Winding down a busy semester in the studio

7 12 2013

Boy- this semester flew by and so much was completed but I am feeling a bit behind.  Fortunately, I am at home today due to the ice storm so I have some time to sit and reflect and slightly panic on all that needs to be finished.  With finals week approaching, my students will need to finish up all projects, and start to take home or I need to store works of art for upcoming shows/competitions.

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Now- one thing that has been reoccurring in my head is the structure, evaluation, demand, and quality that I can accomplish.  I want to find more balance in my life and still be a successful art teacher, artist, mom, wife, gardener, dog mom, and community project activists.

I am the only high school art teacher in my school so the weight of teaching all the different courses and preps in the same studio is a challenge.  I would love a clay studio, print/draw studio, and a painting studio with another passionate art educator to share the load.  I am dreaming….I have always been pretty much my whole career: the single art teacher teaching at my level.

I am also evaluating my style or methods of teaching all the time too.  The expectation of the role of an art educator in any school culture varies.  The National Standards for teaching art and the expectations for AP Art weigh heavy on my full plate.

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I am an experienced art educator and from all the students who have gone on to art school, tell me I prepared them well.  So what am I fussing about…. EDUCATION is changing so is the methods and expectations.  I am also learning more about what my graduates are doing and learning as art majors in college.  It’s interesting how some programs are structured. It amazes me how much it depends on the high school program to help the art students have a good footing.  That is a lot of pressure.  Plus, the art schools get the advantage of a collective of similar types of artists vs my hodge-podge of students in my classes for a semester at a time.  I do not have the luxury of a level skill set of students to work from and I’m not even mentioning the students motivation to be enrolled in my studio.  Some are in the studio for the creative output, knowledge, skill development, etc.  others are looking for a collaborative experience, and a more relaxed environment where they can produce work in a different way.  It’s hard to be everything to everyone and still meet my expectations.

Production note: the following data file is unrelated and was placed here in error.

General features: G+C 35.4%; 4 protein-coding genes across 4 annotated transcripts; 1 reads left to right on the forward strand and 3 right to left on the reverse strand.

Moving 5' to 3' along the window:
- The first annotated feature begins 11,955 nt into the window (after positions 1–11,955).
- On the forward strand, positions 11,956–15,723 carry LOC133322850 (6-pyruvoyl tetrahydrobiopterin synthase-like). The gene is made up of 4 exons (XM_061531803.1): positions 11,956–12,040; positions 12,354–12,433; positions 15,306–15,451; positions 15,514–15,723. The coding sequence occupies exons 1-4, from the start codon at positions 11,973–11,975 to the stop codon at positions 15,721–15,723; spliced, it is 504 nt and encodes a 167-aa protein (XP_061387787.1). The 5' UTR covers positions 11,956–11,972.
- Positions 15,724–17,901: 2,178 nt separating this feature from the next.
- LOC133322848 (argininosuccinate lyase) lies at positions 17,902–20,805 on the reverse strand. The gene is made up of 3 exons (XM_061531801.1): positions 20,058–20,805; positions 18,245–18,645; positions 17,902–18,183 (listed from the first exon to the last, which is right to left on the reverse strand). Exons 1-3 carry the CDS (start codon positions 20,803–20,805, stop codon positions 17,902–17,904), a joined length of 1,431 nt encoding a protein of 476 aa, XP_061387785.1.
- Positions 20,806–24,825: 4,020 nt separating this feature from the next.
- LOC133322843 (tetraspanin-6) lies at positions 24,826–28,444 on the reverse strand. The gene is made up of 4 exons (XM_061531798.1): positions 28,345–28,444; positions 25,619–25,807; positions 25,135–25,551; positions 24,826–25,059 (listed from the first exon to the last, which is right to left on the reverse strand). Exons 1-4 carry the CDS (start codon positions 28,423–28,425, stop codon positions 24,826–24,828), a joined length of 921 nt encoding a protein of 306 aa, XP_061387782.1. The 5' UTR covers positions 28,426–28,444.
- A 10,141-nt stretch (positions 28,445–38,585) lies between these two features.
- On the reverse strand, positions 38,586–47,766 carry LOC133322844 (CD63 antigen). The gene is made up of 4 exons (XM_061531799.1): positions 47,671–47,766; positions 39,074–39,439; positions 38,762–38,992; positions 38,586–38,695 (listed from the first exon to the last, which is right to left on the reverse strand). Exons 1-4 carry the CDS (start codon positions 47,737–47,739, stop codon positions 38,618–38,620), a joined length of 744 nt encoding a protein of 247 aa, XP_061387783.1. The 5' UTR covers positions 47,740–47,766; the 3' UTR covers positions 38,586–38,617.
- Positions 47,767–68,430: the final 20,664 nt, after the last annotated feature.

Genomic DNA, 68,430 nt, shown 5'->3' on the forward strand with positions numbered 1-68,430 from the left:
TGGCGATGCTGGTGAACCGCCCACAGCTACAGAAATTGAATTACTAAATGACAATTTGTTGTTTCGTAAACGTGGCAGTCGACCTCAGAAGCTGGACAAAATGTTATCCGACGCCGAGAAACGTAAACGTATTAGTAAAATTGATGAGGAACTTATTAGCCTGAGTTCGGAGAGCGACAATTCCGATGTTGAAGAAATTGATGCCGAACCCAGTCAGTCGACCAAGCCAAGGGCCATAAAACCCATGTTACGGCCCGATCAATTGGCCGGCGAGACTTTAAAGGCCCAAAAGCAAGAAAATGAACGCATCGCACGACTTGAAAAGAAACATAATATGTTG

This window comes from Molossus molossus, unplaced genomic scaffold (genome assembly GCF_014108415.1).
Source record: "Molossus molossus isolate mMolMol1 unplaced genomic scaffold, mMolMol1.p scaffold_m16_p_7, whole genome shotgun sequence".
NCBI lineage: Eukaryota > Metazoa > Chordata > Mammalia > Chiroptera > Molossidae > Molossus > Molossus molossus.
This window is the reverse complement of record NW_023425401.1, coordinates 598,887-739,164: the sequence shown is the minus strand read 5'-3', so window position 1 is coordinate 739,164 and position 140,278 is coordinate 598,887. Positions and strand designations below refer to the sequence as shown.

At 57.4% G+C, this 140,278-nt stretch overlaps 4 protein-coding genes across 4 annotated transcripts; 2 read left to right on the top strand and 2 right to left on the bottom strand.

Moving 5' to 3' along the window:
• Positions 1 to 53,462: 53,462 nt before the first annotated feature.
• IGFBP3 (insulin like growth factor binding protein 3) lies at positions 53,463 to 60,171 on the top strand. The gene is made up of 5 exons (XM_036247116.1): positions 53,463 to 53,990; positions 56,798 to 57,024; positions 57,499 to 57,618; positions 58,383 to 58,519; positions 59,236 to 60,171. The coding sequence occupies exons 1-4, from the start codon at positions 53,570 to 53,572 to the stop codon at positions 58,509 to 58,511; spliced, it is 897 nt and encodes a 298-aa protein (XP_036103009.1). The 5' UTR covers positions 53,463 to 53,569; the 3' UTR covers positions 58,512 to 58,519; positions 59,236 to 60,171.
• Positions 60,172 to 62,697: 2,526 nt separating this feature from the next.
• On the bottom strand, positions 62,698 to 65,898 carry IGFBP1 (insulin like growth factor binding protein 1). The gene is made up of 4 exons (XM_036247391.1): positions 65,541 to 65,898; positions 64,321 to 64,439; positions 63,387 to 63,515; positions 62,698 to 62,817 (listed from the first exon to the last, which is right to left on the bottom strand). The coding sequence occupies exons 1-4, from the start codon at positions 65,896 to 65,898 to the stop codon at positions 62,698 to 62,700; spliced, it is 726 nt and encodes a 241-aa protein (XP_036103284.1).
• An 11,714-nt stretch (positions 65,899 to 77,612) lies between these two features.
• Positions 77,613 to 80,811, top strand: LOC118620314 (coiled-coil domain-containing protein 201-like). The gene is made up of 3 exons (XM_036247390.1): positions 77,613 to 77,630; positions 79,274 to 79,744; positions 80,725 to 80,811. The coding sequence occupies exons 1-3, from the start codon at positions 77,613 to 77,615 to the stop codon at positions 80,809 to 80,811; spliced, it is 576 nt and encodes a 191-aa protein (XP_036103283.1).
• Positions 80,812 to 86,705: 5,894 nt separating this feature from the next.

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I am not upset but I am wondering where this all shakes out in the end for me as an art educator.  Where will this lead me and where do I spend my energies?  I have been reading blogs about Process VS Product and Project Based Learning, and my studio has always functioned as a mixture but I don’t have a label for what I would call it.  I want students to be success, I have a role to reach all the students in my studio, and I have art skills, art history, art techniques to expose to all of my students.  I allow for my students to have individual growth and choices within the lessons; while I maintain the quality of the program by coaching and motivating them.  I am the instructor, coach, facilitator, mentor, and artist in the studio.

One thing I am thankful for is the art teachers who keep me motivated, informed, and supported.  I know many are online and I don’t really know them personally, it makes a difference.  When self doubt and motivation runs thin, it takes only a few kind words to spring me back to action.

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